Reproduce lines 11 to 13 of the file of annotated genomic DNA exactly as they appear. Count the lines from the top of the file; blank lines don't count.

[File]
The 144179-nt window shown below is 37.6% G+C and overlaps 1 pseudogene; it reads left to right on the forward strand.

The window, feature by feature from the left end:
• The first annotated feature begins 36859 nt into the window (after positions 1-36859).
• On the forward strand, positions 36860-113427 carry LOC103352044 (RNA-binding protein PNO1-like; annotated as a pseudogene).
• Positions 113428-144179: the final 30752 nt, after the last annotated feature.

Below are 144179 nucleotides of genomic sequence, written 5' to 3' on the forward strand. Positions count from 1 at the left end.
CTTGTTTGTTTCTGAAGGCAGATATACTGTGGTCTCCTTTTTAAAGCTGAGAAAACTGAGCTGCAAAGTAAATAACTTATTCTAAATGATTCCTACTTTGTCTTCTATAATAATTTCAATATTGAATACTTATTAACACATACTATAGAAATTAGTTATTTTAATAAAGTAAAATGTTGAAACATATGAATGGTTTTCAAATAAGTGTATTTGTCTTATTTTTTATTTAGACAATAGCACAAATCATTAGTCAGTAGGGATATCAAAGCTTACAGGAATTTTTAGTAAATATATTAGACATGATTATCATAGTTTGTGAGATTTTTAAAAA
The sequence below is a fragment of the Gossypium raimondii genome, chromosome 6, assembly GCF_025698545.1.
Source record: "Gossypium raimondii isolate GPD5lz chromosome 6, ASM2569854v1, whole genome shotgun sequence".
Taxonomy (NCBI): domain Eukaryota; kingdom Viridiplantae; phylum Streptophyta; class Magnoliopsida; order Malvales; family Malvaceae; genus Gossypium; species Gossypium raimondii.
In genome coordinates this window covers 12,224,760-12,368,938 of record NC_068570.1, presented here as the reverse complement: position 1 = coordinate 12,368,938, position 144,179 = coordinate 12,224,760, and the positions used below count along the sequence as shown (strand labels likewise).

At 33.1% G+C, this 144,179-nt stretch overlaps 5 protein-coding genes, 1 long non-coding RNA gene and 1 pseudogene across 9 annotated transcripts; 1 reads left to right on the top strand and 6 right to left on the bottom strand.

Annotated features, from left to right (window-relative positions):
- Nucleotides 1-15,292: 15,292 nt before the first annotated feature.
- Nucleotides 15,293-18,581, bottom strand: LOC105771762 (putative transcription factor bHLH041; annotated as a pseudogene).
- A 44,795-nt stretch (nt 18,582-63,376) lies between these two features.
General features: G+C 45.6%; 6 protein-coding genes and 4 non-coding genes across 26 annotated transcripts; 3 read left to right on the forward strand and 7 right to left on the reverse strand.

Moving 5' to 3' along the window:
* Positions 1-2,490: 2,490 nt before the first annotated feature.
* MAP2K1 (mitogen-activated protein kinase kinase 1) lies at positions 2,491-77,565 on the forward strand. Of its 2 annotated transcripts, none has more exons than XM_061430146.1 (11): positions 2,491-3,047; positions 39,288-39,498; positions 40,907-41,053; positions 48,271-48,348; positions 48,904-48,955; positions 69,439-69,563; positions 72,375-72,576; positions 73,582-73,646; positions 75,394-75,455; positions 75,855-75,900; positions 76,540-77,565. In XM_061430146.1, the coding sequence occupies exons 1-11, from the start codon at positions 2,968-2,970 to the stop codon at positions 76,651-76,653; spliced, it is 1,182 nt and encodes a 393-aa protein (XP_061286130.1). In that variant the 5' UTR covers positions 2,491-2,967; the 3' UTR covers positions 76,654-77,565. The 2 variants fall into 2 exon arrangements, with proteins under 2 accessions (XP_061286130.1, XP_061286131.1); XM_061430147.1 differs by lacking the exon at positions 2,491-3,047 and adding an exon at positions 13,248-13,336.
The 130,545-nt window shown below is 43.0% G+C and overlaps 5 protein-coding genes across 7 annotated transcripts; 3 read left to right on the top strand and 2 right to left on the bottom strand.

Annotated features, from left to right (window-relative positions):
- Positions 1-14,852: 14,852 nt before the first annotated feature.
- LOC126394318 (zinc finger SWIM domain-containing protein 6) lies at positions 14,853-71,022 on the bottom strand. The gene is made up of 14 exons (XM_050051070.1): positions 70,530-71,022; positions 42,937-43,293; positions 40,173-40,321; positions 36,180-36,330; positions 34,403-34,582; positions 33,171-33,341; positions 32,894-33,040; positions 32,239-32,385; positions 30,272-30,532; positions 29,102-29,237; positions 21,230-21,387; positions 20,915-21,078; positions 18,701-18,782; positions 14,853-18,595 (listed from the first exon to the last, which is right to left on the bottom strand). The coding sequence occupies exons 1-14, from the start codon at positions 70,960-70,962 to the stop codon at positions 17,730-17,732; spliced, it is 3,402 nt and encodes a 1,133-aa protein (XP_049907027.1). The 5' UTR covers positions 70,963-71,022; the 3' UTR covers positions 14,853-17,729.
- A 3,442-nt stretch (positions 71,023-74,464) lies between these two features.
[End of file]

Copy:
In genome coordinates this window covers 12,224,760-12,368,938 of record NC_068570.1, presented here as the reverse complement: position 1 = coordinate 12,368,938, position 144,179 = coordinate 12,224,760, and the positions used below count along the sequence as shown (strand labels likewise).

At 33.1% G+C, this 144,179-nt stretch overlaps 5 protein-coding genes, 1 long non-coding RNA gene and 1 pseudogene across 9 annotated transcripts; 1 reads left to right on the top strand and 6 right to left on the bottom strand.

Annotated features, from left to right (window-relative positions):